About 30 years ago my dad welded up a reciprocating hacksaw from bits of bicycle parts, angle iron, and washing machines. Last week I found it in a barn under a bunch of other junk. I dug it out and brought it home to play with, and to admire his cleverness.
Dad was a tinkerer in a very old school way. He built my first bicycle from iron pipe and cart wheels, and it had a v-pulley drive. I loved it even though it weighed more than I did at the time.
Over the years he created a lot of useful tools from scrap parts - in that same barn sits an air compressor he cobbed together from the parts of a 1959 Olds 'air ride' suspension system. Oldsmobile coupled a two-cylinder compressor to the power steering pump and placed air cylinders in the chassis. These were a disaster and Dad converted many of them to conventional suspension (and kept the old parts ). More about that barn later...
So back to the hacksaw - I scraped 30 year old crud from it, plugged it in, and it lit right off. I have a 1 1/2" x 2" piece of CRS I cut a piece from manually a few weeks ago and know it takes well over an hour, three blades, and lots of sweat. I clamped this to the table and without even looking at the blade, hit the power switch. Half an hour later I had a nice 1/4" piece of CRS in my hand.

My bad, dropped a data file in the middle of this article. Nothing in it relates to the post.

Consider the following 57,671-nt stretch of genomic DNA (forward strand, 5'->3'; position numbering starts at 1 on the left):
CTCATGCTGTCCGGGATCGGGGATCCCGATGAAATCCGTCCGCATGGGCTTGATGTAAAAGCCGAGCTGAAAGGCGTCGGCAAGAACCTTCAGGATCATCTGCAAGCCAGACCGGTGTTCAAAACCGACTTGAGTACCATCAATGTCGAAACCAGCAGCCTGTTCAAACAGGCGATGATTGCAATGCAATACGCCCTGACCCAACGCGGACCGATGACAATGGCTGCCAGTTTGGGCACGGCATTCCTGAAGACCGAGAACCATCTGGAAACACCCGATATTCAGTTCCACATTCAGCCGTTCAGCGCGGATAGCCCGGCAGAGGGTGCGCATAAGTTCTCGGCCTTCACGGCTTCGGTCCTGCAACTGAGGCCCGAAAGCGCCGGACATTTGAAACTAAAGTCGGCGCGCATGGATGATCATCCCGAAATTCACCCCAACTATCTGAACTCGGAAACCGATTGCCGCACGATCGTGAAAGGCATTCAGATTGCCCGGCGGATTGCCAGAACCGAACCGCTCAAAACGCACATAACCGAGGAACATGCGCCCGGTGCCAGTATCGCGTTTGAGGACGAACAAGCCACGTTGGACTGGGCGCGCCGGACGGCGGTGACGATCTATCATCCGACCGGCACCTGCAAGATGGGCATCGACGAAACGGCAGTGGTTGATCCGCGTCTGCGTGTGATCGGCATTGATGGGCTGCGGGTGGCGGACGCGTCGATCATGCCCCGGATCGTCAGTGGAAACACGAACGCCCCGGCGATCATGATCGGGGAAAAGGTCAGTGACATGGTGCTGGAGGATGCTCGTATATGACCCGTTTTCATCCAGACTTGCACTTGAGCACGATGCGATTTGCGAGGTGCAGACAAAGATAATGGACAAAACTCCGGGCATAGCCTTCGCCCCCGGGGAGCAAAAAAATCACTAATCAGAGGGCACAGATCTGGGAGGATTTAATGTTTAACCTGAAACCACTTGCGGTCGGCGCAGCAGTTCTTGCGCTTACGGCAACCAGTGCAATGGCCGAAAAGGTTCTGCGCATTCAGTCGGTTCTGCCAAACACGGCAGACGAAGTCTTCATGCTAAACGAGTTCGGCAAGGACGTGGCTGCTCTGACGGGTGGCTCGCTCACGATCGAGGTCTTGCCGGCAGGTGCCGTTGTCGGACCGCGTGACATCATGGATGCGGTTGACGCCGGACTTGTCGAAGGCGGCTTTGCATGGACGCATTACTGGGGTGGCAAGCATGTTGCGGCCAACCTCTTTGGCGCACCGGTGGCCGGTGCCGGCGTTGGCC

In looking back, I too have made some lasting things from bits and pieces but I can see that life for me was always very different for the old coal miner turned auto mechanic and tinkerer. When possible I bought what I needed where he built it from scratch. My stuff has clean lines and nice paint and Chinese lettering all over it while his stuff has a patina of rust and years of wear marks. Any lettering would be what ever was on the piece before it became a hacksaw or shop fan or compressor. The operating manuals he took to his grave.
There are many more things in that barn in various stages of repair, and they include commercial equipment such as a 7' tall band saw, welders, gas and electric, drill presses, rare hardwoods for pistol grips, a 4-spindle tracer, and more. It was far too dark and wet to take pictures, but this spring we're going to clean out that barn and a couple sheds and see what has salvage value and what is rusted to junk.
Also in the barn is a lot of the scraps Dad had collected for projects he never got around to - I think I'll hang on to that stuff and see if I can keep the family tinkerer's shop alive. It's something to look forward to.